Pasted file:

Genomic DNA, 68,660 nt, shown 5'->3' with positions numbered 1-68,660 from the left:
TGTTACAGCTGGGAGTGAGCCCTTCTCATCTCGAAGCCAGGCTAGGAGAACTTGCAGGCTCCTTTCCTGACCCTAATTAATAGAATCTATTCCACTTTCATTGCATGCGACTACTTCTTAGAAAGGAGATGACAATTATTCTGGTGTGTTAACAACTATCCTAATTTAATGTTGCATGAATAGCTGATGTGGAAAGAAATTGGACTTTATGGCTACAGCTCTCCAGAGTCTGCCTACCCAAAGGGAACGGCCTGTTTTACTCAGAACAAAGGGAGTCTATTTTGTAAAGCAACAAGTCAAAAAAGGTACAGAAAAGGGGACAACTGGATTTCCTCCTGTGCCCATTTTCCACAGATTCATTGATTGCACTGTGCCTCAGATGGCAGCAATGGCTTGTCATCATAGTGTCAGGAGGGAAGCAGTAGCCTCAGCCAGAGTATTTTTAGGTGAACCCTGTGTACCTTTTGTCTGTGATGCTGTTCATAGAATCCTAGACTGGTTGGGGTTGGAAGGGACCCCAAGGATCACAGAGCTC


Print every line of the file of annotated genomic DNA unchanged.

Genomic DNA, 68,660 nt, shown 5'->3' with positions numbered 1-68,660 from the left:
TGTTACAGCTGGGAGTGAGCCCTTCTCATCTCGAAGCCAGGCTAGGAGAACTTGCAGGCTCCTTTCCTGACCCTAATTAATAGAATCTATTCCACTTTCATTGCATGCGACTACTTCTTAGAAAGGAGATGACAATTATTCTGGTGTGTTAACAACTATCCTAATTTAATGTTGCATGAATAGCTGATGTGGAAAGAAATTGGACTTTATGGCTACAGCTCTCCAGAGTCTGCCTACCCAAAGGGAACGGCCTGTTTTACTCAGAACAAAGGGAGTCTATTTTGTAAAGCAACAAGTCAAAAAAGGTACAGAAAAGGGGACAACTGGATTTCCTCCTGTGCCCATTTTCCACAGATTCATTGATTGCACTGTGCCTCAGATGGCAGCAATGGCTTGTCATCATAGTGTCAGGAGGGAAGCAGTAGCCTCAGCCAGAGTATTTTTAGGTGAACCCTGTGTACCTTTTGTCTGTGATGCTGTTCATAGAATCCTAGACTGGTTGGGGTTGGAAGGGACCCCAAGGATCACAGAGCTC